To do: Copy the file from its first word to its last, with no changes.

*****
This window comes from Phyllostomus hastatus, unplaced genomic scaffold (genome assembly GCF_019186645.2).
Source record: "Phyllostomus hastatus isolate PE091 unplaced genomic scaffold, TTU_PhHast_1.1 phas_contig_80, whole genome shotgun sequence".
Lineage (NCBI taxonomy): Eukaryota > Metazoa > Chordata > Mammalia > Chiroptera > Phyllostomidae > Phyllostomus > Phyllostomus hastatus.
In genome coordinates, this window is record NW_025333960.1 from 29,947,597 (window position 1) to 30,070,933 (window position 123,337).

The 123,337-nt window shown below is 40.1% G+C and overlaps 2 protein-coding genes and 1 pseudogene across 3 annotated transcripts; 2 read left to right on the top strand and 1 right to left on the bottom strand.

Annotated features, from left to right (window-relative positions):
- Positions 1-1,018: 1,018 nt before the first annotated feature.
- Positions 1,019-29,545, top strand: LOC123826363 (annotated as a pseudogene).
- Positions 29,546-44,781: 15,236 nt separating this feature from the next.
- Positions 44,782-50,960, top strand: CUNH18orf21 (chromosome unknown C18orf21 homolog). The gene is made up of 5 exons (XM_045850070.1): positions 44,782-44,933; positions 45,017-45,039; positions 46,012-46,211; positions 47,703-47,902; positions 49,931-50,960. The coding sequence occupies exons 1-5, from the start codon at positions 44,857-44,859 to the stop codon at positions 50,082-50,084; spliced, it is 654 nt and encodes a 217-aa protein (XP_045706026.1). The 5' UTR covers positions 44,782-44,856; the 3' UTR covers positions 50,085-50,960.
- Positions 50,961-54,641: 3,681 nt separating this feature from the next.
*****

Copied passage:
This window comes from Phyllostomus hastatus, unplaced genomic scaffold (genome assembly GCF_019186645.2).
Source record: "Phyllostomus hastatus isolate PE091 unplaced genomic scaffold, TTU_PhHast_1.1 phas_contig_80, whole genome shotgun sequence".
Lineage (NCBI taxonomy): Eukaryota > Metazoa > Chordata > Mammalia > Chiroptera > Phyllostomidae > Phyllostomus > Phyllostomus hastatus.
In genome coordinates, this window is record NW_025333960.1 from 29,947,597 (window position 1) to 30,070,933 (window position 123,337).

The 123,337-nt window shown below is 40.1% G+C and overlaps 2 protein-coding genes and 1 pseudogene across 3 annotated transcripts; 2 read left to right on the top strand and 1 right to left on the bottom strand.

Annotated features, from left to right (window-relative positions):
- Positions 1-1,018: 1,018 nt before the first annotated feature.
- Positions 1,019-29,545, top strand: LOC123826363 (annotated as a pseudogene).
- Positions 29,546-44,781: 15,236 nt separating this feature from the next.
- Positions 44,782-50,960, top strand: CUNH18orf21 (chromosome unknown C18orf21 homolog). The gene is made up of 5 exons (XM_045850070.1): positions 44,782-44,933; positions 45,017-45,039; positions 46,012-46,211; positions 47,703-47,902; positions 49,931-50,960. The coding sequence occupies exons 1-5, from the start codon at positions 44,857-44,859 to the stop codon at positions 50,082-50,084; spliced, it is 654 nt and encodes a 217-aa protein (XP_045706026.1). The 5' UTR covers positions 44,782-44,856; the 3' UTR covers positions 50,085-50,960.
- Positions 50,961-54,641: 3,681 nt separating this feature from the next.